As major oil and gas companies have been investing in shale oil and gas resources, even though has been part of the oil and gas industry for long time, shale oil and gas has gained its popularity back with increasing oil prices. Oil and gas industry has adapted to the low-cost operations and has started investing in and utilizing the shale oil sources significantly. In this perspective, this study investigates and outlines the latest advances, technologies, potential of shale oil and gas reservoirs as a significant source of energy in the current supply and demand dynamics of oil and gas resources. A comprehensive literature review focusing on the recent developments and findings in the shale oil and gas resources along with the availability and locations are outlined and discussed under the current dynamics of the oil and gas market and resources. Literature review includes a broad spectrum that spans from technical petroleum literature with very comprehensive research using SCOPUS database to other renowned resources including journals and other publications. All gathered information and data are summarized.Not only the facts and information are outlined for the individual type of energy resource but also the relationship between shale oil/gas and other unconventional resources are discussed from a perspective of their roles either as a competing or a complementary source in the industry. In this sense, this study goes beyond only providing raw data or facts about the energy resources but also a thorough publication that provides the oil and gas industry professional with a clear image of the past, present and the expected near future of the shale oil/gas as it stands with respect to other energy resources. Among the few existing studies that shed light on the current status of the oil and gas industry facing the rise of the shale oil are up-to-date and the existing studies within SPE domain focus on facts only lacking the interrelationship between heavy and light oil as a complementary and a competitor but harder-to-recover form of hydrocarbon energy within the era of rise of renewables and other unconventionals. This study closes the gap and serves as an up-to-date reference for industry professionals. 2 SPE-198994-MS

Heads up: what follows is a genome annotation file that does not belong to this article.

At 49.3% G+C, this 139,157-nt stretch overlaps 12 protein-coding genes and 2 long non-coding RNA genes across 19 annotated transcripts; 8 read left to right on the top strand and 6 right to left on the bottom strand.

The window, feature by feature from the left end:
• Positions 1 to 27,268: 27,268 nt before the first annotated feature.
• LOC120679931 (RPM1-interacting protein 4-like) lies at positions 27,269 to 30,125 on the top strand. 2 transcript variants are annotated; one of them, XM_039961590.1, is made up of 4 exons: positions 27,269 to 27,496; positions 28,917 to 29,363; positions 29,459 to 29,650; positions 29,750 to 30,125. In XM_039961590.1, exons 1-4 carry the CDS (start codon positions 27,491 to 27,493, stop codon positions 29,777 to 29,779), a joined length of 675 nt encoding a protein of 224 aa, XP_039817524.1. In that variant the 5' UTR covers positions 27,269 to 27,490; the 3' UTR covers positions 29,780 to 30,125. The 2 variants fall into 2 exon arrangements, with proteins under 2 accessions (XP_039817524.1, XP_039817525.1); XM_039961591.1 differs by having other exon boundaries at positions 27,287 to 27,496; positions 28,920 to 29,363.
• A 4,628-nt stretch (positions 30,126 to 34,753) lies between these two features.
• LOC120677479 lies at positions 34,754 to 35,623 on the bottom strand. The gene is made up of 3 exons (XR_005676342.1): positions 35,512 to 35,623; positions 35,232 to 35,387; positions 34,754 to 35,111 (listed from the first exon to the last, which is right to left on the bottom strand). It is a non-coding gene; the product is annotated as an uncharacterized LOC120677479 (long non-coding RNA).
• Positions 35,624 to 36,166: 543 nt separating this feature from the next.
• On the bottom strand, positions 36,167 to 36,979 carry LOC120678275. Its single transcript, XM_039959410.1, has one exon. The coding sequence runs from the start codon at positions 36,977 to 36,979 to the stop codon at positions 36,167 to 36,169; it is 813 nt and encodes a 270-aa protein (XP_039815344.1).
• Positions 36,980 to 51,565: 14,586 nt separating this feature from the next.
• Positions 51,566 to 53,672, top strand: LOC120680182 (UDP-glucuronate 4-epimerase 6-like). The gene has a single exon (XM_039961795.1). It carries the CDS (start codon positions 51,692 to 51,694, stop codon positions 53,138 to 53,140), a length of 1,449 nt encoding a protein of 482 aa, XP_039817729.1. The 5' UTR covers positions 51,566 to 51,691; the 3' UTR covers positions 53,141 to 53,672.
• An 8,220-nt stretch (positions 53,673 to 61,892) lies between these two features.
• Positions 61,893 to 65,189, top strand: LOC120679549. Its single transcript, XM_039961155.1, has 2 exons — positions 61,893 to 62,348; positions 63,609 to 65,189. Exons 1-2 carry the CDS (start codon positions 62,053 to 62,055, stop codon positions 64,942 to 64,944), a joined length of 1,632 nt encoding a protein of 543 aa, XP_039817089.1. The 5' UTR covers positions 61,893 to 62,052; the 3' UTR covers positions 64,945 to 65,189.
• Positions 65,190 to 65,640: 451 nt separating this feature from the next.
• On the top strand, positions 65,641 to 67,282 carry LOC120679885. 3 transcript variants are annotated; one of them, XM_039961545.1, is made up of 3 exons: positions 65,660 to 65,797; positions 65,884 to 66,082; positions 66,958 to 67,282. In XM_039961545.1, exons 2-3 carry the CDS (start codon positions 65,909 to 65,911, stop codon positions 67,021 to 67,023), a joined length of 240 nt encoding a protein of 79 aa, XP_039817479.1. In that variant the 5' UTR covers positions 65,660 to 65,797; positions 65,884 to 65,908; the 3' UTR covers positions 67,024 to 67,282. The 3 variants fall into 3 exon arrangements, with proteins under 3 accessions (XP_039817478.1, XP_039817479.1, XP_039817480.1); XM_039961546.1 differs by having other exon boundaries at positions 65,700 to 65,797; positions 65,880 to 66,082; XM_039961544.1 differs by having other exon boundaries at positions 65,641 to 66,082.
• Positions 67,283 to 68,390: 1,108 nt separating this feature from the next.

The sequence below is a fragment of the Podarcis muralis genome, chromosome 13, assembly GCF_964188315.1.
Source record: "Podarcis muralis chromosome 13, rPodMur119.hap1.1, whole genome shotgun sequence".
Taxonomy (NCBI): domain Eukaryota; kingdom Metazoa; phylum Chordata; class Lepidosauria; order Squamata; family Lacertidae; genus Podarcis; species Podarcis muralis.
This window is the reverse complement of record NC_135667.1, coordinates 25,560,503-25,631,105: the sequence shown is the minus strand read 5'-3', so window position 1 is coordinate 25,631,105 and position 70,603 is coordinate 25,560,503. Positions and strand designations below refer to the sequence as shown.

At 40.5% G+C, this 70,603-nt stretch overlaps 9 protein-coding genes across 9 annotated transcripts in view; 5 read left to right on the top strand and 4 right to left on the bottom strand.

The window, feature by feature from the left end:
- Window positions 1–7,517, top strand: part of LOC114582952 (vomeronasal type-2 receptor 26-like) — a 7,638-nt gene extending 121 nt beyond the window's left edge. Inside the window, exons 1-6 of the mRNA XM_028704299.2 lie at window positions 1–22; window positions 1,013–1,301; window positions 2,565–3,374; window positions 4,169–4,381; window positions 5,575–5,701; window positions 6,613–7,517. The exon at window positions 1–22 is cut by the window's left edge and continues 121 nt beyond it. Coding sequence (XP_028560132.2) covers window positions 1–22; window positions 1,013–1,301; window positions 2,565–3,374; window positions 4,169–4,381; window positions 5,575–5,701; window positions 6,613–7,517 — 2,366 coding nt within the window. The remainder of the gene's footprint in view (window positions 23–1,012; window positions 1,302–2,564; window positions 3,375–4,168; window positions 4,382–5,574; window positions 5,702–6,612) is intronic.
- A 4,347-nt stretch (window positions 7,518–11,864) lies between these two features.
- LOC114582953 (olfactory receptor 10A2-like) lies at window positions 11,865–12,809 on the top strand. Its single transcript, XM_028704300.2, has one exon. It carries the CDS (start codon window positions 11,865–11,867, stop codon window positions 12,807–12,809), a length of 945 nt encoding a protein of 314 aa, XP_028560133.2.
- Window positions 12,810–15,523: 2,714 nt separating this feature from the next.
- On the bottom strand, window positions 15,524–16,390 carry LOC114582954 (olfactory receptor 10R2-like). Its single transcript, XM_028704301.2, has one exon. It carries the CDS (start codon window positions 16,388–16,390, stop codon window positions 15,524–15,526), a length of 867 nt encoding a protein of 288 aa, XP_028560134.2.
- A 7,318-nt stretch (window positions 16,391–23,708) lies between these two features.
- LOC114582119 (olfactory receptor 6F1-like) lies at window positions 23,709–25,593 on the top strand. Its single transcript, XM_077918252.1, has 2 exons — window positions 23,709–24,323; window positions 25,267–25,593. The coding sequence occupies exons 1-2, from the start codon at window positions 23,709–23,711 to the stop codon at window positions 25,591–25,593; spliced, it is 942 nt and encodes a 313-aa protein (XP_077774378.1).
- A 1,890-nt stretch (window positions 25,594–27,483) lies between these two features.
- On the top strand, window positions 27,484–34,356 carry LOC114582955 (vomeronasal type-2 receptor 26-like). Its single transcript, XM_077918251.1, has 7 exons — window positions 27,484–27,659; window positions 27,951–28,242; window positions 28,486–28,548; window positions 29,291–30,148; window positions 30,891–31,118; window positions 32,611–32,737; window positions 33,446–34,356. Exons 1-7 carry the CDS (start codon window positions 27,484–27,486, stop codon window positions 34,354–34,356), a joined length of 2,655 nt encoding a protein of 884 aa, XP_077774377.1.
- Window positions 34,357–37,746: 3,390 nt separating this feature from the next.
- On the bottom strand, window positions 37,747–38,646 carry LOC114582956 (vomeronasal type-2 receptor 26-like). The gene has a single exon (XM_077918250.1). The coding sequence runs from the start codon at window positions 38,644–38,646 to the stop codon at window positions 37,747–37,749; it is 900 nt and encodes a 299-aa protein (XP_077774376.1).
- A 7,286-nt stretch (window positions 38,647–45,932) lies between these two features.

Mayorga Cespedes, Edgar Alberto (Ecopetrol) | Roostaei, Morteza (RGL Reservoir Management Inc.) | Uzcátegui, Alberto A. (RGL Reservoir Management Inc.) | Soroush, Mohammad (RGL Reservoir Management Inc., University of Alberta) | Izadi, Hossein (University of Alberta) | Hosseini, Seyed Abolhassan (RGL Reservoir Management Inc., University of Alberta) | Schroeder, Brad (RGL Reservoir Management Inc.) | Mahmoudi, Mahdi (RGL Reservoir Management Inc.) | Gomez, Dionis M. (Ecopetrol) | Mora, Edgar (Ecopetrol) | Alpire, Javier (Ecopetrol) | Torres, Joselvis (Ecopetrol) | Fattahpour, Vahidoddin (RGL Reservoir Management Inc.)
Designing/Selecting the proper sand control mechanism for horizontal wells in unconsolidated heavy-oil reservoirs tend to be under-looked in some cases. Stand-alone completions pose some sand control challenges, which could jeopardize the oil production or even lead to critical problems. Massive sand production, screen/formation plugging, hot-spots and mechanical integrity failures are some of the well-known issues. This study attempts to optimize the sand control design for horizontal wells in a heavy-oil field in Colombia.
A careful selection of representative core data was made to study the variation of sand particle size distribution (PSD) within the development area. Reservoir fluid properties were analyzed. Based on PSD variation and current design criteria in the industry, several seamed slotted-liner configurations were proposed as an alternative completion for testing. Later, a series of large-scale sand retention tests (SRTs and FSTs) were performed to assess the selected alternatives under typical field production conditions. Effects of aperture size and open flow area (OFA) were investigated to evaluate flow and sand control performance.
This investigation started by a detailed study of the PSD, particle shape variation and composition of fines in the development area. The PSD then classified into four distinct minor and major sand facies, ranging from medium to very coarse sand with different fines content. Further Investigations have shown that current design is only suitable for a limited number of the PSDs, while the overall PSD classes indicate the requirement for wider slot aperture sizes. The results of the SRTs indicated that the flow performance of the screen is mainly controlled by the slot aperture. Choosing the optimized aperture size avoids unacceptable sanding even for the multiphase flow scenarios with gas. Results also indicated that by increasing the aperture size and application of the seamed slots for the studied formation, plugging could be mitigated. Finally, a detailed finite element analysis was conducted to compare the current slotted liner design and the optimized design based on the experimental testing.
A comprehensive sand control design workflow for cold primary heavy oil production in horizontal wells is presented in this work. The current study is one of the first that investigates and compares conventional straight slotted liners with seamed slotted liners at larger scale for this field. Moreover, this study helps to better understand the effect of design parameters of seamed slotted liners on sand control, flow performance and mechanical strength.